Our last post looked at object constructors in JavaScript. In this post, we plan to refine our knowledge of object constructors by adding Getter and Setter functions. We will also be looking at JavaScript object prototypes which are a feature that is a consequence of the DOM.

Using Prototypes in JavaScript

Object Prototype flowIt is probably best to take a look at object prototypes first. When you use a constructor to create an object, that object inherits it’s prototype’s properties and methods. An array object in JavaScript will inherit the various properties and methods which are specific to arrays in JavaScript. Objects defined with the new Object() constructor function inherit from a prototype called Object.prototype.

You can think of the Object.prototype in this way; when you create an object constructor with a function you define a set of properties and methods for that specific object. If you want to change one of those properties or methods you can’t directly do so without completely rewriting the constructor function. The Object.prototype allows us to change the shape of the object constructor without us having to rewrite the function. Let us take a look at our person object example from before.

As you can see, we can use the Object.prototype keyword to add both methods and properties to all instances of an object rather than just one. If we try to add a method or property without using the prototype keyword we will consequently not be able to change all of the instances of that object. Now that we are able to change and add methods and properties to objects, let’s look at how you protect and relate them to one another.

Getter and Setter Functions in JavaScript

Object AbstractionFormal Getter and Setter function syntax was finally introduced to JavaScript in ES5. In ES6, this was further iterated upon with the introduction of classes. Classes are a topic we will go over some time later. For now, let’s look at Getter and Setter functions in object literals and the Object.defineProperty syntax.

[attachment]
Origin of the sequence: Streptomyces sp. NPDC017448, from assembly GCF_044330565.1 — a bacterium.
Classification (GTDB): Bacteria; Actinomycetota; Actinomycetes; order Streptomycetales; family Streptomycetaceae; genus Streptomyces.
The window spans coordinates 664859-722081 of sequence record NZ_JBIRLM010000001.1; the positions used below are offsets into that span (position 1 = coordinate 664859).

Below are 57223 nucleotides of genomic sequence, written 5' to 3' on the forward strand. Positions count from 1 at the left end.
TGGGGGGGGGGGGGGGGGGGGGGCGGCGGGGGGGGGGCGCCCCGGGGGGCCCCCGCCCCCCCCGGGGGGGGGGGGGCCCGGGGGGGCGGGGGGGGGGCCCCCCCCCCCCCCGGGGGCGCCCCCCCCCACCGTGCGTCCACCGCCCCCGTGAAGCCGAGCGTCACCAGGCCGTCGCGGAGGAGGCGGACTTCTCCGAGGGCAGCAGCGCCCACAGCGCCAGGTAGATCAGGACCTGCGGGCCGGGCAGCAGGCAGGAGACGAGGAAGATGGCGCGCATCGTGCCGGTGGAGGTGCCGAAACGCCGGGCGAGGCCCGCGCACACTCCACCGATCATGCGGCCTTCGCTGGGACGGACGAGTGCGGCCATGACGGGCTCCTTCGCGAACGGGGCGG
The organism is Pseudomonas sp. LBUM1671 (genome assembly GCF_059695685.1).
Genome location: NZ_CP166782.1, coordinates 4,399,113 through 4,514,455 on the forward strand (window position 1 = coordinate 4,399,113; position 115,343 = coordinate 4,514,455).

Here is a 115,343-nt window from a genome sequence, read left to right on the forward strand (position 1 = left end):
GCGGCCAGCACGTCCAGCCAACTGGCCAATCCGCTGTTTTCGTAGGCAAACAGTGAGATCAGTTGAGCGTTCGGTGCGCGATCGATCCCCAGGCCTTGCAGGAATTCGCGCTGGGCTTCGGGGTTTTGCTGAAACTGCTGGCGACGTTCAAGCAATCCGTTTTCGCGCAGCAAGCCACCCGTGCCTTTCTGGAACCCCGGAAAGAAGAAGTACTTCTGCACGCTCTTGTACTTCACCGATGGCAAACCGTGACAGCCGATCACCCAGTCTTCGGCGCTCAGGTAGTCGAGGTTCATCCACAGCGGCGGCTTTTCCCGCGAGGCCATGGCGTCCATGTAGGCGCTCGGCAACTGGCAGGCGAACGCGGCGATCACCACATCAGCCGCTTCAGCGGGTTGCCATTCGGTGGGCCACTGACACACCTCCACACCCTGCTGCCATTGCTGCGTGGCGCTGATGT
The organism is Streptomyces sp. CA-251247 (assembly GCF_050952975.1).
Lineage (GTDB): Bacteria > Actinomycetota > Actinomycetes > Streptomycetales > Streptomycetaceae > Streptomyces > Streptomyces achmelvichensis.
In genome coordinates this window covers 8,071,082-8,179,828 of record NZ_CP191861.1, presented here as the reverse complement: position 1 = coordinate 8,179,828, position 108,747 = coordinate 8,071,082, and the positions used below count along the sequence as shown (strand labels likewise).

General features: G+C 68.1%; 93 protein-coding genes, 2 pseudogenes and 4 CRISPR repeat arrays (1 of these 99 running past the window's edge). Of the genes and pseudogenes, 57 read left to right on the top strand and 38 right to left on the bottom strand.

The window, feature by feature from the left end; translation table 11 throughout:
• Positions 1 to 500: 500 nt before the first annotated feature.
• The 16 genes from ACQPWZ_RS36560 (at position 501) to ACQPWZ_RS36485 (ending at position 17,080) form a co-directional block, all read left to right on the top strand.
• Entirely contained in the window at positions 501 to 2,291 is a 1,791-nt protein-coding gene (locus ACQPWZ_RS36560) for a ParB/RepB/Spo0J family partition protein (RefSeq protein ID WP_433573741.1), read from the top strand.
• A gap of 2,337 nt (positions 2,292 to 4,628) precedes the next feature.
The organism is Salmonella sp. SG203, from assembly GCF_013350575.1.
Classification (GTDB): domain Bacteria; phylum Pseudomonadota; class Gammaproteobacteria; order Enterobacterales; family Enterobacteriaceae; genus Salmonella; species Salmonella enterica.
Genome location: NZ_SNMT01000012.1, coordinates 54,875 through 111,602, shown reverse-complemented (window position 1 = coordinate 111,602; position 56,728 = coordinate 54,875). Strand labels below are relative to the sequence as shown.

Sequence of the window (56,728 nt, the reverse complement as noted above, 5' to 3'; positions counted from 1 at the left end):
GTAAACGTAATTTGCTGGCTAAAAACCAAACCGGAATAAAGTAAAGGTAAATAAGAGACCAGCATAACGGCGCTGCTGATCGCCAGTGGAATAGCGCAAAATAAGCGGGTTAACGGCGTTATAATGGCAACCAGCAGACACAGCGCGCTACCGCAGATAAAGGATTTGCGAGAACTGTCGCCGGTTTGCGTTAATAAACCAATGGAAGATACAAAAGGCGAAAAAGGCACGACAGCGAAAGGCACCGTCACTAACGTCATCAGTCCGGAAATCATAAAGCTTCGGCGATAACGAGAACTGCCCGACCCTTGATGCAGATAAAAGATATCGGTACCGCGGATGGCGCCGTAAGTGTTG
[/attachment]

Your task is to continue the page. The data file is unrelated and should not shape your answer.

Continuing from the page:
Remember the metaphor we were using before; variables are like labels and objects are containers. Getter and Setter functions allow the program to reach into the containers to either get or set a value without breaking everything else. Getter and Setter functions also allow us to relate one piece of data with another in a way that is safe. Let’s first look at a simple object literal that features Getters and Setters.

In this example, we used a property called fullName to allow us to set the other two properties of the object, firstName and lastName. This consequently lets us define a relationship between all of the variables but also it lets just change the object much quicker. Note, we used the split() function to convert the fullName string to an array of length two. We could iterate on this setter function further and use a set of conditionals to force it to only take two strings but we will leave that for later.

These two keywords, the get and set keywords allow us to define two accessor functions. When we try to access the variable fullName, the fullName() getter function runs and we get it’s return value. When we want to access and set the fullName variable, the fullname(name) setter function is run with the value we assign passed through it.

The Object.defineProperty Syntax

There is another way to define getters and setter methods in JavaScript that is more formal. This method makes use of the Object.defineProperty method. Let’s look at an example of this.

This example is a little bit advanced but if you look closely, you can see that what is happening here isn’t much different from what we did in our first example. This method of defining Getters and Setters also allows us to declare if the object is configurable or enumerable. We discussed what this was in our original post on objects, but configurable values are mutable values while enumerable values can be looped through. Also, we can define properties without using Getters or Setters with this syntax.

Keep in mind that the attributes added through this method are not writable by default so explicitly stating writable: false was a bit redundant in this example. As you can see, the age attribute is immutable. The color attribute is fully mutable in this example because we explicitly stated for it to be this way. As we start to look at Classes and more advanced object literals, these two definition methods will be explored further. For now, just notice the format that we use to define these Getter and Setter functions and the Object.defineProperty function.


In this post, we introduced the concept of the Object prototype and we took a look at object Getter and Setter functions. As we continue our journey to learn JavaScript, we will see the pros and cons of encapsulation. Next week, we will start off with anonymous functions and then move towards classes.